Queen Alexandra Range - Goodwin Nunataks Area
The Queen Alexandra Range is an impressive range of mountains situated in the Beardmore Region of the Transantarctic Mountains with peaks rising to 4000 meters. The Beardmore Glacier lies to the east and parallels the range; the Walcott Névé and Lewis Cliff areas are to the west. At the head of the Walcott Névé, some 40 kilometers southeast of the Lewis Cliff Ice Tongue, are a series of ice patches, ice-cored moraines, and nunataks extending southwestward from the Queen Alexandra Range a distance of 15 kilometers to the Goodwin Nunataks (QUE18-Figure 1 - 130 KB JPEG). The ice escarpment along which these features are situated begins turning northward at Goodwin Nunataks and continues to the Lewis Cliff, marking an apparent cirque rim which defines the Walcott Névé. QUE18-Figure 2 (63 KB JPEG) is an oblique aerial photograph of the Goodwin Nunataks area from the northeast. QUE18-Figure 3 (65 KB JPEG) is another air photo from the southwest. Three recent aerial views show the Mare Meteoriticus area (QUE18-Figure 4 - 31 KB JPEG), the Foggy Bottom area (QUE18-Figure 5 - 41 KB JPEG), and the ice patches around Goodwin Nunataks (QUE18-Figure 6 - 20 KB JPEG).
The Queen Alexandra Range icefields are the most prolific yet discovered by ANSMET. Large numbers of specimens have been found within the superglacial moraines and on ice areas upstream and downstream of the nunataks. A total of 3449 meteorite specimens have been recovered from these areas as a result of detailed systematic searches of the bare ice areas and the moraines.
The Goodwin Nunataks area was first visited during a reconnaissance search in the 1986-1987 field season. Only one meteorite was recovered at that time, but many were seen. In the 1987-1988 season searches were made of bare ice in the Gordon Valley area along the eastern edge of the Walcott Névé, 32 kilometers northeast of the Goodwin Nunataks. Two meteorites, QUE 87400 and QUE 87401, were discovered and collected. Their approximate locations are shown on QUE18-Figure 1 (130 KB JPEG).
Systematic searching of the ice in the Goodwin Nunataks area began in the 1990-1991 season. A total of 86 meteorite specimens were recovered from the nunataks around the Foggy Bottom site (an informal name) and from the next series of ice patches to the northeast. ANSMET field parties returned during the 1993-1994 and the 1994-95 season for continued detailed searching at Foggy Bottom and ice patches close by. Systematic searching was resumed during the 1997-98 season resulting in 1050 specimens being collected. The icefield around Goodwin Nunatak was the focus of systematic searches during the 1999-2000 season, however the team also looked in areas that had previously been searched in the Foggy Bottom area and had good success. A total of 913 meteorites were recovered. Final searches of the area during the 2002-2003 season yielded 90 additional specimens from the moraines and bare ice areas around Foggy Bottom and the ice patches around Goodwin Nunatak. QUE18-Figure 7 (46 KB JPEG) is a mosaic of vertical air photos with the meteorite positions overlaid showing their distribution.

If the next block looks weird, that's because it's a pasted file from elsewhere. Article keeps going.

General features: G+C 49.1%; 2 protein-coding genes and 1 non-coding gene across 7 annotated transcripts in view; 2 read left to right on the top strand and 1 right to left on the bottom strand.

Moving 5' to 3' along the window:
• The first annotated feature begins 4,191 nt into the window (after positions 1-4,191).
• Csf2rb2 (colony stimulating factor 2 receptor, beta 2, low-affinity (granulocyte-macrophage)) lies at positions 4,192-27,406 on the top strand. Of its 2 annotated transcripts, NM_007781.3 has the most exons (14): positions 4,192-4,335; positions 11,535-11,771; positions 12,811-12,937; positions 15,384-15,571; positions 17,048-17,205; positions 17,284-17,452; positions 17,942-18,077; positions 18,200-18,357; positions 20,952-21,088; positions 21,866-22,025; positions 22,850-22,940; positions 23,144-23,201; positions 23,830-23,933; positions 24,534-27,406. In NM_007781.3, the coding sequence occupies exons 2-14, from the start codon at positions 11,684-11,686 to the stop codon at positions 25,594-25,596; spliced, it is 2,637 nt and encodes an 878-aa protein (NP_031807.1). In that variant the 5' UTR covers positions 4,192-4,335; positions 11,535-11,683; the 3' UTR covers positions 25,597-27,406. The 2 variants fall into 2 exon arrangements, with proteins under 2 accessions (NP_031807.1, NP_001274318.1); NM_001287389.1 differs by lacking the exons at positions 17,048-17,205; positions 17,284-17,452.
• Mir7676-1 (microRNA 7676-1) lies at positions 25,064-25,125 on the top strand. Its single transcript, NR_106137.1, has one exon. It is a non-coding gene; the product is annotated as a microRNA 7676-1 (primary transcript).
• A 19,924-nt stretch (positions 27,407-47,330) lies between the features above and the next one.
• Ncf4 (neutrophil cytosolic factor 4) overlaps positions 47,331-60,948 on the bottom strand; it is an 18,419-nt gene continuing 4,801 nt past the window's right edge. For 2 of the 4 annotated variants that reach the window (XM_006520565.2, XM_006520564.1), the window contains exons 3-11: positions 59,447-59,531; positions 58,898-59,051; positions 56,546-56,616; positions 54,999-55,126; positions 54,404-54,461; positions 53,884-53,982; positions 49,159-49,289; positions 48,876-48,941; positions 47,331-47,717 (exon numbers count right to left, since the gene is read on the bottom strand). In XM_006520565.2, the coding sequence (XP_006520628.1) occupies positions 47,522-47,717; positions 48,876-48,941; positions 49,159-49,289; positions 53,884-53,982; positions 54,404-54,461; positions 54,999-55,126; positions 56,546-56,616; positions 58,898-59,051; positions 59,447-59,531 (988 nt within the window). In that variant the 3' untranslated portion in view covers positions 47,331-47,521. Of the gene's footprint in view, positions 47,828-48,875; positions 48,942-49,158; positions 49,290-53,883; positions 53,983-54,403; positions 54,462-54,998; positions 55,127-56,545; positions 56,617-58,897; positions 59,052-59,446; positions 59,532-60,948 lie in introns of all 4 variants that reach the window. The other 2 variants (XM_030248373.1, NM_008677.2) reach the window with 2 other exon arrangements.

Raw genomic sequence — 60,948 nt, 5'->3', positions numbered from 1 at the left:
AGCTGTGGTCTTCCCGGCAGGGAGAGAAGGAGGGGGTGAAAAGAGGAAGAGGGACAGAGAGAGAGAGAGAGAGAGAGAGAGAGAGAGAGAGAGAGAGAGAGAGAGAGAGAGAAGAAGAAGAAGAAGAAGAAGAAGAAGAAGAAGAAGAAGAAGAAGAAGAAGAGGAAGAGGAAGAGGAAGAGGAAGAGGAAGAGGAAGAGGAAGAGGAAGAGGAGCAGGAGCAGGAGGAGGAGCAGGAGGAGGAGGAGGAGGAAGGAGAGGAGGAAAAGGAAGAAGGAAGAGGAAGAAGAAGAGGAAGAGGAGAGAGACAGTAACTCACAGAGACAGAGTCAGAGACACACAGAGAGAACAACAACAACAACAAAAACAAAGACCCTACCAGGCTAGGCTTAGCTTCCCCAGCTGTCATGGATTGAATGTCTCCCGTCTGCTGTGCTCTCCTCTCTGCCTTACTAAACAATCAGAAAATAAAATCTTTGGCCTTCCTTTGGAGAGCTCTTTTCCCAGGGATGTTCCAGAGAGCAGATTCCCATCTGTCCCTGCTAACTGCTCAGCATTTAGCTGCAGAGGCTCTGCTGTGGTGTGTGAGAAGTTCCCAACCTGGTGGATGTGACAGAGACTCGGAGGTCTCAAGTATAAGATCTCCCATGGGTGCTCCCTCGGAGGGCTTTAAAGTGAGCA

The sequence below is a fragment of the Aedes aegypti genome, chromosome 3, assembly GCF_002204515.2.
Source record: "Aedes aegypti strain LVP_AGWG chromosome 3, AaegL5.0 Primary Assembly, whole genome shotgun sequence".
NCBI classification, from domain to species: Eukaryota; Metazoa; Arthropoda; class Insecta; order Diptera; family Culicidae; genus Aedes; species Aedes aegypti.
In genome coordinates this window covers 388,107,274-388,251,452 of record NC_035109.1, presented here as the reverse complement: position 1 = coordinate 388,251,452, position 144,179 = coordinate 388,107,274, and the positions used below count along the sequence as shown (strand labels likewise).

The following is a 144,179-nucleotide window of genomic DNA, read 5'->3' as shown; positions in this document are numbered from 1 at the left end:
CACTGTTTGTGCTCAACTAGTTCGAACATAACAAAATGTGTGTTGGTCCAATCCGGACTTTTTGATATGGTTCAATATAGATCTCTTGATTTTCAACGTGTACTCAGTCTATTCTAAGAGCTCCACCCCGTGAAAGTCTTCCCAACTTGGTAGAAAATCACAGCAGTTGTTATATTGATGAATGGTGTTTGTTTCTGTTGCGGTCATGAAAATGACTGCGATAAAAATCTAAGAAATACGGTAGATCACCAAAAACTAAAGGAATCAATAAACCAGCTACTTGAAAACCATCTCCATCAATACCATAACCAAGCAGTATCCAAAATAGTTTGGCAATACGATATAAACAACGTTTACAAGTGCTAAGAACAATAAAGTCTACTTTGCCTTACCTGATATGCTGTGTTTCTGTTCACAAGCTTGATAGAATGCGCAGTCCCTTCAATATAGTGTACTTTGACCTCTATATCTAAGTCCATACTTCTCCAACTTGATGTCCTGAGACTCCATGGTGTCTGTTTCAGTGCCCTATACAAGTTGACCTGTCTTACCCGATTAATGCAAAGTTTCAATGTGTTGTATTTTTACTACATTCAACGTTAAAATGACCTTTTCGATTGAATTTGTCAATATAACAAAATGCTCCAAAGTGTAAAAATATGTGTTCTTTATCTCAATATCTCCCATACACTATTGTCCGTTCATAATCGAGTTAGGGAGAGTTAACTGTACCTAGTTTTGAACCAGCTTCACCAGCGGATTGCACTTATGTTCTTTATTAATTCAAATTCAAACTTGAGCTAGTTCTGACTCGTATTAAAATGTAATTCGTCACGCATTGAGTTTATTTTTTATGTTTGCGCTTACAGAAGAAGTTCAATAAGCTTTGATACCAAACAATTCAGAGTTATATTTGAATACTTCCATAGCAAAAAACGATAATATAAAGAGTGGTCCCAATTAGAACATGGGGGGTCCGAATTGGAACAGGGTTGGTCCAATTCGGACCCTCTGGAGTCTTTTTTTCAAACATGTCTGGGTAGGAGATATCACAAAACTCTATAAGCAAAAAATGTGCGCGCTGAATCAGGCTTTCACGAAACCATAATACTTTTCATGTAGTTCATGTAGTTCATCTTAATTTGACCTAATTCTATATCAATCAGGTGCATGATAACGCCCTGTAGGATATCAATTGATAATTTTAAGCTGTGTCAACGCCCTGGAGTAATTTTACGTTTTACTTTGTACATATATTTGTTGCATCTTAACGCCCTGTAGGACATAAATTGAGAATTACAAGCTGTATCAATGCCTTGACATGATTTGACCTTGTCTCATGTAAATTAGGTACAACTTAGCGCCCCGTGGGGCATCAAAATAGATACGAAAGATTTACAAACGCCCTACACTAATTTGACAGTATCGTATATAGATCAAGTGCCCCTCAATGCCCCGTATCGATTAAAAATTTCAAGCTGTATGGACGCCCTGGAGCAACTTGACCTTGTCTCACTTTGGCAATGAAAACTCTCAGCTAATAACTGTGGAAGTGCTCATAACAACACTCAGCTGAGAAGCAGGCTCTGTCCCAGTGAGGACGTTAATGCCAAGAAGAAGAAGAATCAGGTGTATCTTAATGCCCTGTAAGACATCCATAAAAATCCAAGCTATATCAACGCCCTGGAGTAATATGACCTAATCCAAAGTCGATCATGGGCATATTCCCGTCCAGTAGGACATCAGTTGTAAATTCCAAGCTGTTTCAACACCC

QUE18-Table 1 gives a tabulation of the meteorite types recovered from the area.
Up until the 1999 season, the locations of most of the meteorites were determined by using the EDM and theodolite. GPS receivers were used to establish initial base station locations using differential techniques. The locations of meteorites collected in 1990-1991 seasons were determined by GPS. Most of these points were re-surveyed during the 1993-1994 season. Corrections were applied to the 1990 data in instances where they were not surveyed in order to bring them into a common reference frame. The accuracies of these positions about plus or minus 30 meters at worst. From 1999 onwards, all meteorites positions were determined by differential GPS.
Acknowledgments; William Cassidy, Austin Marden, Louis Lindner,Keizo Yanai, Christian Koeberl, and John Schutt conducted the initial reconnaissance searches in the 1986-1987 season. William Cassidy, Joan Fitzpatrick, Robert Fudali, Ralph Harvey, John Schutt,and Faith Vilas reconnoitered the Gordon Valley area in 1987-1988. Mario Burger, William Cassidy, and Robert Walker were members of the 1990-1991 field party. The members of the 1993-1994 field party included Julius Dasch, Ralph Harvey, Candace Kohl, Thomas Meisel, Sara Russell, and John Schutt. Members of the 1994-95 team were Harold Connolly, Otto Eugster, Ralph Harvey, Gary Lofgren, John Schutt, and Kees Welten. The 1997-98 team consisted of Luann Becker, Gretchin Benedix, Marta Corbin, Ralph Harvey, Doug Middlefeldt, John Schutt, Tim Swindle, Mark Wieczorek, and Karl Wirth. The 1999-2000 ANSMET team was made up of Phil Bland, Henning Haack, Ralph Harvey, Rene Martinez, Peter Pesch, Kevin Righter, John Schutt, and Andreas Wiegel. Team members of the 2002-2003 expedition were Carl Allen, Andy Caldwell, Nancy Chabot, Dan Glavin, Dante Lauretta, Scott Messenger, Jaime Pierce, John Schutt, and Linda Welzenbach. Dale Benson, Larry Hothem, and Gordon Shupe of the U.S.Geological Survey and Bjorn Johns and Chuck Kurnick of UNAVCO provided valuable assistance and support with advice and the differential GPS data reduction.
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